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      • My doctor did both the hysteroscopy and the laparoscopy. They didn’t know for sure if it was a septum when I went in, so it was diagnostic to start and he wanted to see as much as he could. He also said for surgery he wanted both views so that he knew exactly how much/far to remove the septum.

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  23. I am a direct care staff (lifting, bathing etc) so I eneded up taking 7 days off work (surgery was a Thursday went back to work the following Wednesday for a half day, then had another two days off) and needed every day of it but I also had a balloon inserted due to the massive size of my septum. I too have PCOS and am waiting to start a period so we can begin fertility treatments again, but so far, 2 days late and 2 negative pregnancy tests- my RE said if I don’t start on my own by the 10th to call and they’ll have me come in and see what’s up, if we can start Clomid or if I need to have a progesterone run again. Good luck!

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    • Thank you for your feedback, I appreciate it! Good luck with your treatment and the PCOS, the condition is not a fun one to deal with because its always a waiting game.

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  24. Thank you. My surgery is tomorrow I’m feeling a little ptsd but am trying to stay calm. Prayers tomorrow! 3 surgeries on my uterus in under a year scares me.

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  25. Hi all,
    Let me say that finding this blog made me feel so much better. I am 27 and I have one son that is 5 years old. I was told at 14 that I would never have children due to PCOS. When I got pregnant it was a huge surprise. But, now we have been tttc for the past 4 years with no luck. I have always had very irregular periods so last year in March I had a period woo hoo I was kinda excited. Then I went til November without one. When my period started in November I bled every day til March 11th of this year. Now I am going in tomorrow to have a hysteroscopy and I am so nervous. I don’t know what theto are going to find but I am hoping that it is something that they can fix. I would love another child if it is in my hand of cards. But who knows. I just want to know what is going on and hope it isn’t horrible news. After reading all the stories on here it brings a little more hope into my life. I hope that I get lucky and have a BFP sometime in the near future. Thanks for all the amazing advice and information. 🙂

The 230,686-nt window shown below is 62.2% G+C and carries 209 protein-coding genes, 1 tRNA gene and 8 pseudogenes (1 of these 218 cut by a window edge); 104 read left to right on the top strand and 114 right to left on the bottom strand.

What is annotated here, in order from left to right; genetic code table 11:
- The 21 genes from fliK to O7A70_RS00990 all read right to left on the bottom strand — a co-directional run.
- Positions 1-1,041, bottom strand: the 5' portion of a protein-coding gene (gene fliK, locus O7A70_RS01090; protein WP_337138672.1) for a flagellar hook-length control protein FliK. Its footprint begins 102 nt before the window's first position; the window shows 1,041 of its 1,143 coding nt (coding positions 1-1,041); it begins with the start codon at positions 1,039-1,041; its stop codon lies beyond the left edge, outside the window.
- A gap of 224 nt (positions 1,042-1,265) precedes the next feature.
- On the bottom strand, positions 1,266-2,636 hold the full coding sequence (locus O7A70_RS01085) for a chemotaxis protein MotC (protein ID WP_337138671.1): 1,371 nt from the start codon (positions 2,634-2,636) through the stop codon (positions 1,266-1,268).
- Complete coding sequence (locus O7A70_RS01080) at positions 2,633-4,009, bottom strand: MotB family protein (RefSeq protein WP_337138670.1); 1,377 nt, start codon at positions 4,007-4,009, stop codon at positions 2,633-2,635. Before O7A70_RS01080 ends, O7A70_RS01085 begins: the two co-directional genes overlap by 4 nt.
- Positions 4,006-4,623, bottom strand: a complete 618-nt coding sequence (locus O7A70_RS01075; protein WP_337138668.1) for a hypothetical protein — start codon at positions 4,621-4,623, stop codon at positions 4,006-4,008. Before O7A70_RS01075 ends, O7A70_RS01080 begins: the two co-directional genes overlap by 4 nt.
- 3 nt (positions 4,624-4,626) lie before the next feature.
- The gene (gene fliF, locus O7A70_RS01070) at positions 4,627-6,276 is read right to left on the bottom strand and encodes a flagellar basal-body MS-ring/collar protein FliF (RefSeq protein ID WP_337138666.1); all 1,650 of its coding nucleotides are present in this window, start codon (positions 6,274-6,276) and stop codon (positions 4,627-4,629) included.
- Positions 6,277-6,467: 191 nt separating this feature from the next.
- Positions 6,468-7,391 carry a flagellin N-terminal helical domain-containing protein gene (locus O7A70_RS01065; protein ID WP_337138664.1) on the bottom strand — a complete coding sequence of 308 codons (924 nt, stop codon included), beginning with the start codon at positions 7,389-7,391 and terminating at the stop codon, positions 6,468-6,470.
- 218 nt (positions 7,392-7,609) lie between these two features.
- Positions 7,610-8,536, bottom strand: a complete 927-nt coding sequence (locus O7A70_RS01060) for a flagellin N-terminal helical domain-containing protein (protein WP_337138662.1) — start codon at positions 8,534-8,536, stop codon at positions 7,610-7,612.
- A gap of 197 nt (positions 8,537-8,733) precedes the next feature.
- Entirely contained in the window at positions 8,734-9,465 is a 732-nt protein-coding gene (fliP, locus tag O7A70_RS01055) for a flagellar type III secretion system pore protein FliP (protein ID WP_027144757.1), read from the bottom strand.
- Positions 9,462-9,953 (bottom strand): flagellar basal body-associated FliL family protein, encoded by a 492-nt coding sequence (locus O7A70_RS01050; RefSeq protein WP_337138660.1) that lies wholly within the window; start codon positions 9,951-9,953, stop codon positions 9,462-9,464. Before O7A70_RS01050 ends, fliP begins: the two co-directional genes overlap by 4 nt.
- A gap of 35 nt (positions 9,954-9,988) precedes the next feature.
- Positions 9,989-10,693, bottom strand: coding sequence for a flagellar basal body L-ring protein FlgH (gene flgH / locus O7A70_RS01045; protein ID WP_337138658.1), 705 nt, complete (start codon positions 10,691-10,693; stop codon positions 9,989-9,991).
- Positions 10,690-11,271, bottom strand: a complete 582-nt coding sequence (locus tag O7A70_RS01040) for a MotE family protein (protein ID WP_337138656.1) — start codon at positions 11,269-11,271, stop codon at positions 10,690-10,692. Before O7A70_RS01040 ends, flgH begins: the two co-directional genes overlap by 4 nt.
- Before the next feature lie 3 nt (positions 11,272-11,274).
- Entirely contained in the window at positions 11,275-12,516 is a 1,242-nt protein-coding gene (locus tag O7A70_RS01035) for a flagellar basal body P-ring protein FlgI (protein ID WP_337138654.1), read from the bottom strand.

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  26. Hello, Thank you for providing such great and thorough information. I have this scheduled for June 10th and was wondering if you think that it would be safe to go away at the end of July as I am not sure of the recovery?

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  27. Hey everyone! This blog has been the best information out there! I’m 26y married and have had a long journey. Started trying 2 years ago; 3 misscarriages and a Molar pregnancy but finally got some answers: stupid septum! Just had surgery yesterday and now have a lovely balloon catheter 🙂 2 months of hormones and hope to start trying in june! We can all get though this. I hope a happy congratulations is in order for the leader of this blog, Alexis 🙂 xxoo!

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  28. Best wishes for a speedy & strong recovery to those who have had this surgery recently.
    I am about to have it in two weeks, and a little nervous, but feel better when I refer to this post as I feel like it walks me through it. Thank you so much for sharing your experience, really hope this is the solution to our problems after 3 yrs.

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  29. Hello;my wife 25 years old age,she diagnosed one year ago with bilateral ovarian endometriosis (Rt choclate cyst 5.5 cm .lt choclate cyst 3 cm) and uterine septum 2.5 cm.. she take vissane for 3 months measurment of choclate cysts are slightly improved ;so she take 3 cycles with induction of ovulation to be pregnant but unlikely not occured and choclate cysts size increase again so we began vissane 3 months ago and continues on it till now…HSG is done showing Utrerine septum with patent tubes.. what is your opinion about hysteroscopic resection of uterine septum and hormonal therapy after surgery with this endometriotic cysts..